This determination also had a strong influence over regulation over the long-term. In the spring of 1978, municipalities, trade unions, and environmental associations in Brittany filed a civil case, and also took legal action against Amoco in Chicago. In June 1980 they established a Syndicat mixte de protection et de conservation du littoral nord-ouest de la Bretagne (Joint Association for the Protection and Conservation of the Northwest Brittany Coast). The plaintiffs won on appeal after 14 years of proceedings. Standard Oil of Indiana was ordered to pay 225 million francs to the Syndicat mixte, and over one billion francs to the French government. For the first time, an oil company had to compensate its victims. Also for the first time, the notion of “environmental harm” was emphasized in a trial of this scope, even though it was not ultimately applied in the case (it would be in the trial after the Exxon Valdez oil spill in Alaska in 1989).
The French government also implemented a series of measures to prevent such disasters from happening again. In 1979, the Centre de documentation, de recherche et d’expérimentations sur les pollutions accidentelles des eaux (CEDRE, Centre of Documentation, Research, and Experimentation on Accidental Water Pollution) was created in Brest to provide permanent technical monitoring, as well as operational advice in emergency situations. A new POLMAR (Maritime Pollution) plan was also put in place. A navigation lane for ships transporting dangerous goods was created off the coast of Ouessant, requiring oil tankers to pass 50 km away from the coast.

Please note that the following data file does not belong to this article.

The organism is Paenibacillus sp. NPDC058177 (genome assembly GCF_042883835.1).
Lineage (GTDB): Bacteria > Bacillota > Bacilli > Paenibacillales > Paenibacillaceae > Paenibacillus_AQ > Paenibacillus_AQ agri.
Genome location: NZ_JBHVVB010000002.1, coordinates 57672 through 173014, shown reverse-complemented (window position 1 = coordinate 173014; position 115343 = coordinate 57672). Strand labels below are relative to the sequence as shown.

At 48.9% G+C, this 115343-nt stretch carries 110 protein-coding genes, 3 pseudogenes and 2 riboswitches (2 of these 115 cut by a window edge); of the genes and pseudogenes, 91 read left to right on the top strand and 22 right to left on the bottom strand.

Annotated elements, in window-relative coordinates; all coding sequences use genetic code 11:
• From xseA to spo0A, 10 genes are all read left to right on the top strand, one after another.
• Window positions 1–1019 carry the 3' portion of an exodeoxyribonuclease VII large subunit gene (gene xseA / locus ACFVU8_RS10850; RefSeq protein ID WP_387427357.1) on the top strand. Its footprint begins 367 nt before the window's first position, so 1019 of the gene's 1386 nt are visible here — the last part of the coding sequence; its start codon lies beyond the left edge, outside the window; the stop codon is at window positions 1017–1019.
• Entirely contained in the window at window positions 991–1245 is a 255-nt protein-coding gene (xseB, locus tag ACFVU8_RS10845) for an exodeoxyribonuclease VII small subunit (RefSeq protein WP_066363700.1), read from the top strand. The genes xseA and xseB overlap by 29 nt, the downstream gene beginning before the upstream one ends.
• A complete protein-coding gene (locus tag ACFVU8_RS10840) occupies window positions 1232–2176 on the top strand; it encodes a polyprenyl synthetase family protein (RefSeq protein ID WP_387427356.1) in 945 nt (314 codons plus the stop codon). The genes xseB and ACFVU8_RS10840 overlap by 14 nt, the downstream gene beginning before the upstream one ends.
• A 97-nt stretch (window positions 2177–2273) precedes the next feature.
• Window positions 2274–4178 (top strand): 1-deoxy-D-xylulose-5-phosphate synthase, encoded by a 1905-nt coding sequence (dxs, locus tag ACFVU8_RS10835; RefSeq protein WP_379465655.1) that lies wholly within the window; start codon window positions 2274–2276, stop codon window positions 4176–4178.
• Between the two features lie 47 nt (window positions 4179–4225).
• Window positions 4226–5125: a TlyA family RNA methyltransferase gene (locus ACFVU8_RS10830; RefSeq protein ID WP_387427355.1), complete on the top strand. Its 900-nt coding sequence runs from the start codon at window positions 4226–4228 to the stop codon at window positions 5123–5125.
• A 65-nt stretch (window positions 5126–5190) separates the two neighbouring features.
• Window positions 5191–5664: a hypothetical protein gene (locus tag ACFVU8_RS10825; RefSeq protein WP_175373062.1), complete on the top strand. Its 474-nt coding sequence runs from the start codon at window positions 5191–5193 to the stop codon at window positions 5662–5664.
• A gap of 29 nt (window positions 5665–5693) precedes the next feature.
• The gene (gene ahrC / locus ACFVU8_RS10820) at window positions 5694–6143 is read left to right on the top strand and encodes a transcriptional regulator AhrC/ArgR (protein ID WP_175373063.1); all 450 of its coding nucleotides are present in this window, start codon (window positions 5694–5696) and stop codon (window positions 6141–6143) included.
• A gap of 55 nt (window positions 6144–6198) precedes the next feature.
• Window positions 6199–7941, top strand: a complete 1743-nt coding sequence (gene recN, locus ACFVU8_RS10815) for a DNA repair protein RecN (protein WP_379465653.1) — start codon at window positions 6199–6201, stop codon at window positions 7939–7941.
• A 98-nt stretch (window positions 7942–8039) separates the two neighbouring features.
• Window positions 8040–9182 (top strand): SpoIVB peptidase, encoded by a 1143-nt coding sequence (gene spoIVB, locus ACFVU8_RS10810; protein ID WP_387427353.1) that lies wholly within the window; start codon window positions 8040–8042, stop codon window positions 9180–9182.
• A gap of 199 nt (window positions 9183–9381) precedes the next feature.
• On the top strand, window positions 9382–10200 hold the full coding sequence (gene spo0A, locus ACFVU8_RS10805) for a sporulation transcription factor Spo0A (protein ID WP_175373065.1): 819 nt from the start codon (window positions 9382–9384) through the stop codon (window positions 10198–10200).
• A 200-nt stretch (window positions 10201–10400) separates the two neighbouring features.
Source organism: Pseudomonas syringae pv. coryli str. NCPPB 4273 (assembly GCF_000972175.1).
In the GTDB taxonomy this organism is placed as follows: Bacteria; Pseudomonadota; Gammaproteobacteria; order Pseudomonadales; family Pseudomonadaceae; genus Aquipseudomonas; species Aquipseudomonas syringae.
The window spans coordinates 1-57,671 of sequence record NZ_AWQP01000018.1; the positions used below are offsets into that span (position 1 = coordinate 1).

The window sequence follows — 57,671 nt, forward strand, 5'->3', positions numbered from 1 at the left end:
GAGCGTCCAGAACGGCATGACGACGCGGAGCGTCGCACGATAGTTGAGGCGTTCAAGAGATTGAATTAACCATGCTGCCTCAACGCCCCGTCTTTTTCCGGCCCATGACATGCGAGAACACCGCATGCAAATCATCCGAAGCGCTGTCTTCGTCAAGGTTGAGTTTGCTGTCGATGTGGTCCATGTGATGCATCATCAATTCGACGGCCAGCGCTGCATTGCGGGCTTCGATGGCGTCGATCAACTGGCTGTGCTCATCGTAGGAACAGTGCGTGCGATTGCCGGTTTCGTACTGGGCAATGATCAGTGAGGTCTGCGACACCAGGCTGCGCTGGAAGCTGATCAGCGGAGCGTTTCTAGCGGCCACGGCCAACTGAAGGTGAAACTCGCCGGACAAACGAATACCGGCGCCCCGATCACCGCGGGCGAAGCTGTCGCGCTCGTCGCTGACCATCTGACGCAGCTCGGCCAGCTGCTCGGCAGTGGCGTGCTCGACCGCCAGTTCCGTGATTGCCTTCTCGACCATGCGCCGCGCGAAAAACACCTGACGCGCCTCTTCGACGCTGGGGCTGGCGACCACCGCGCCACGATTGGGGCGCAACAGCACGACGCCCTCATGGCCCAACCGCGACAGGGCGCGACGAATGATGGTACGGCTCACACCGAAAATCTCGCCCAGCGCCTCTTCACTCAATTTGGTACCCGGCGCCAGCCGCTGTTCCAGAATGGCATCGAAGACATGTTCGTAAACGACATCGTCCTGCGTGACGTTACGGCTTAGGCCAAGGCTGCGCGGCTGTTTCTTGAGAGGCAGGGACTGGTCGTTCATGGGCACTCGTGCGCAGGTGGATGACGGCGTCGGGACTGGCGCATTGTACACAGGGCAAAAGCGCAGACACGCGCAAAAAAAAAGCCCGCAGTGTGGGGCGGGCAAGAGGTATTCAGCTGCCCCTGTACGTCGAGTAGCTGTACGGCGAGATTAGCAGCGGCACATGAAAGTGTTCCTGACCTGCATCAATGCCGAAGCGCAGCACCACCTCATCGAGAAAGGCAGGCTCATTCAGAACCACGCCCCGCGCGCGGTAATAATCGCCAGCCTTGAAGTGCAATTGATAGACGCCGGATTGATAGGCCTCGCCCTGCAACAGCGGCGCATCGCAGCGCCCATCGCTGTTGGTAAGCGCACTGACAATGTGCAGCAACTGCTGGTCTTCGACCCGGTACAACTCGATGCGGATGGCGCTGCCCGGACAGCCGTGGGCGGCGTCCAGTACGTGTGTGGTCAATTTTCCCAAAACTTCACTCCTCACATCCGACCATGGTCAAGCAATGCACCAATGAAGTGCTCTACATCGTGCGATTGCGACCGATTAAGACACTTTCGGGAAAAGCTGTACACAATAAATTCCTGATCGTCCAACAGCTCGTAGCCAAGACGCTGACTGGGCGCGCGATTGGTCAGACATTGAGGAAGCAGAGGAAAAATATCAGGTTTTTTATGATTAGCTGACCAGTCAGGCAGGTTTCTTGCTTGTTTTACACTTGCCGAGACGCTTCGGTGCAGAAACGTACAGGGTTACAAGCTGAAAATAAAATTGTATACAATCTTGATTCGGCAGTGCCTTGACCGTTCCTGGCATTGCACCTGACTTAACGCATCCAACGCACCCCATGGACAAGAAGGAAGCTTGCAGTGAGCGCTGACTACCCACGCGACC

Erika sank off the coast of southern Brittany on December 12, 1999. It was transporting 31,000 tons of heavy fuel oil, with the pollution affecting the coastline from Finistère to Charente-Maritime. Beginning in late December, volunteers organized to clean up beaches and save birds. More protest-oriented groups organized in numerous cities and quickly coordinated efforts connected to the oil spill; this included activities such as gathering 20-40,000 individuals in Nantes on February 5, 2000.
After a months-long trial in 2007, the Tribunal Correctionnel de Paris (Paris Criminal Court) found the Total company, ship-owner Giuseppe Savarese, manager Antonio Pollara, and the ship-certification company RINA guilty of the crime of marine pollution, ordering them to jointly pay 192 million euros in damages to plaintiffs (the French state, local governments, and environmental protection associations). The ruling recognized environmental harm for the first time in France. This sentence was confirmed on September 25, 2012, by the Cour de Cassation (French Supreme Court), which validated the jurisprudential principle of environmental harm.
While the reactions were less obvious than for the Torrey Canyon and Amoco Cadiz spills, except for the fact that a new generation was affected, the regulatory impact was once again fundamental and direct. The sinking of the Erika, followed by that of the Prestige off the coast of Galicia in November 2002, prompted France, the European Union, and the International Maritime Organization to bolster their legal arsenal. Between 2000 and 2009 the European Union adopted three “Erika packages,” legislation to combat maritime disasters by expanding control over both ships and compensation for victims.